The title of this weekly column is “Valuation-Informed indexing.” The purpose is to explore the model for understanding how stock investing works that is rooted in the research of Robert Shiller. Shiller showed that valuations affect long-term returns. If that is so, the market is not efficient, as those who follow the Buy-and-Hold model believe. Shiller was awarded a Nobel prize because his research potentially changes everything we once believed about how stock investing works. If the market is efficient, stock investing risk is a constant and market timing is a bad idea. If valuations affect long-term returns, stock investing risk varies depending on valuations and long-term market timing always works and indeed is always required for investors seeking to keep their risk profile constant over time.
Voss Capital is betting on a housing market boom
The Voss Value Fund was up 4.09% net for the second quarter, while the Voss Value Offshore Fund was up 3.93%. The Russell 2000 returned 25.42%, the Russell 2000 Value returned 18.24%, and the S&P 500 gained 20.54%. In July, the funds did much better with a return of 15.25% for the Voss Value Fund Read More
If it is true that valuations affect long-term returns, then it is possible to predict long-term returns. That’s an amazing advance. When it becomes possible for investors to predict their returns, most of the risk of stock investing disappears. There’s not much risk in investing in certificates of deposit, is there? The one big risk is that the inflation rate might be more than you anticipated, eating into your expected return. Other than that, you know what the outcome of your investment choice will be when you put your money down. So there is no risk. Stock investing would be like that in a world in which it was possible to predict long-term returns with precision.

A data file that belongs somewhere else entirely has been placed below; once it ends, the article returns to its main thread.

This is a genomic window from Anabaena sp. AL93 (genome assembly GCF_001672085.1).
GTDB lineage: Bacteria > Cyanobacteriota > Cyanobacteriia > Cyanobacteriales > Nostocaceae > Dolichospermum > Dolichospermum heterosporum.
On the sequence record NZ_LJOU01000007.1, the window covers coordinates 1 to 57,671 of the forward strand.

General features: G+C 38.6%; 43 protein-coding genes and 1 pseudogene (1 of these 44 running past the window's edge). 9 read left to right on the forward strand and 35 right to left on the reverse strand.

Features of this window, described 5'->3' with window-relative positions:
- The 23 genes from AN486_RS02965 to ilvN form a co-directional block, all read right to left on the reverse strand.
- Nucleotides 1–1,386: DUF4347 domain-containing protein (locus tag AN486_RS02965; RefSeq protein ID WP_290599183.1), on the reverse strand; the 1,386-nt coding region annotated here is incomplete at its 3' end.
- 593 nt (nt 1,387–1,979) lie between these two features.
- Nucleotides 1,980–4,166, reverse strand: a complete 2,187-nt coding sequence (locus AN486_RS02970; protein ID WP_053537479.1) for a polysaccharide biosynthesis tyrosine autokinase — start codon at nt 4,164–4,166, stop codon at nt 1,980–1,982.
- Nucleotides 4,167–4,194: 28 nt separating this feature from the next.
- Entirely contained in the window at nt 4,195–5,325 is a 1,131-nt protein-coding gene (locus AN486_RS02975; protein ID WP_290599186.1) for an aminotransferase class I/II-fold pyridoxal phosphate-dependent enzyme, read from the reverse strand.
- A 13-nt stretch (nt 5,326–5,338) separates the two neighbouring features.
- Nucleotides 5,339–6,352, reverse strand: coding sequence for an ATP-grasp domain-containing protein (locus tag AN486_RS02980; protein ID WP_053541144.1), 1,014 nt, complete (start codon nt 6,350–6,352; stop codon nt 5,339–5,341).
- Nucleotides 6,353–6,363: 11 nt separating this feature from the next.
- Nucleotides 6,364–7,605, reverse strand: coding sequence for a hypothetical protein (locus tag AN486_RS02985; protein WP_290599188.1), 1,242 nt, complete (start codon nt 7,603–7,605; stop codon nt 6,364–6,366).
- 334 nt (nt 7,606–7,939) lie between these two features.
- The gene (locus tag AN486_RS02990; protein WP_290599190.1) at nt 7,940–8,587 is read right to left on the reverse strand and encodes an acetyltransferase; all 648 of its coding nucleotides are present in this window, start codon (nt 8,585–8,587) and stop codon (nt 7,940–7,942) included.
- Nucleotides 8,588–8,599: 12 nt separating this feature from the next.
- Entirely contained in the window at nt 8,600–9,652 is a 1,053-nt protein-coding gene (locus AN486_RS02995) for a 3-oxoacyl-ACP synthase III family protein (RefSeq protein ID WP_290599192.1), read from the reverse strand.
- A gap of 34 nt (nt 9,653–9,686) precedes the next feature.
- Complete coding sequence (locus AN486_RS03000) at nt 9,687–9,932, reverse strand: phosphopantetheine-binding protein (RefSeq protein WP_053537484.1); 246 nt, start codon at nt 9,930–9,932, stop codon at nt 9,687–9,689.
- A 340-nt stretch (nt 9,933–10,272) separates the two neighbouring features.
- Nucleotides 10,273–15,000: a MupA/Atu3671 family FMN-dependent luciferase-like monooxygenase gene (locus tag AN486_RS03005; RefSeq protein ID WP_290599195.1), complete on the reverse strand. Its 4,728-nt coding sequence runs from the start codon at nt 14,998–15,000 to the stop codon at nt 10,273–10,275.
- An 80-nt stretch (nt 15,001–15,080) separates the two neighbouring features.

Unfortunately, Shiller’s research does not permit us to predict returns with precision. It does not permit us to predict short-term returns at all. And even over long time-periods (time periods of ten years or longer), it does not permit precise return predictions. When the P/E10 value is 15 (the fair-value P/E10 figure)), there’s an 80 percent chance that the 10-year annualized real return will be greater than 2.6 percent. When the P/E10 value is 44 (the P/E10 value that applied at the top of the bubble), there’s an 80 percent chance that the 10-year annualized real return will be less than 1.9 percent. Both of those predictions cover a lot of territory. Even someone who has full confidence that Shiller is right cannot rule out the possibility that the 10-year return for an investment made when prices are where they were at the top of the bubble will be better than the 10-year return for an investment made at a time when stocks are priced at fair value. An investment made when prices are where they were at the top of the bubble might yield a 10-year return of 4.9 percent real (there’s a 1 in 20 chance of that happening in those circumstances) while an investment made at a time of fair prices might yield a 10-year return of a negative 0.39 percent real (agan, there’s a 1 in 20 chance)..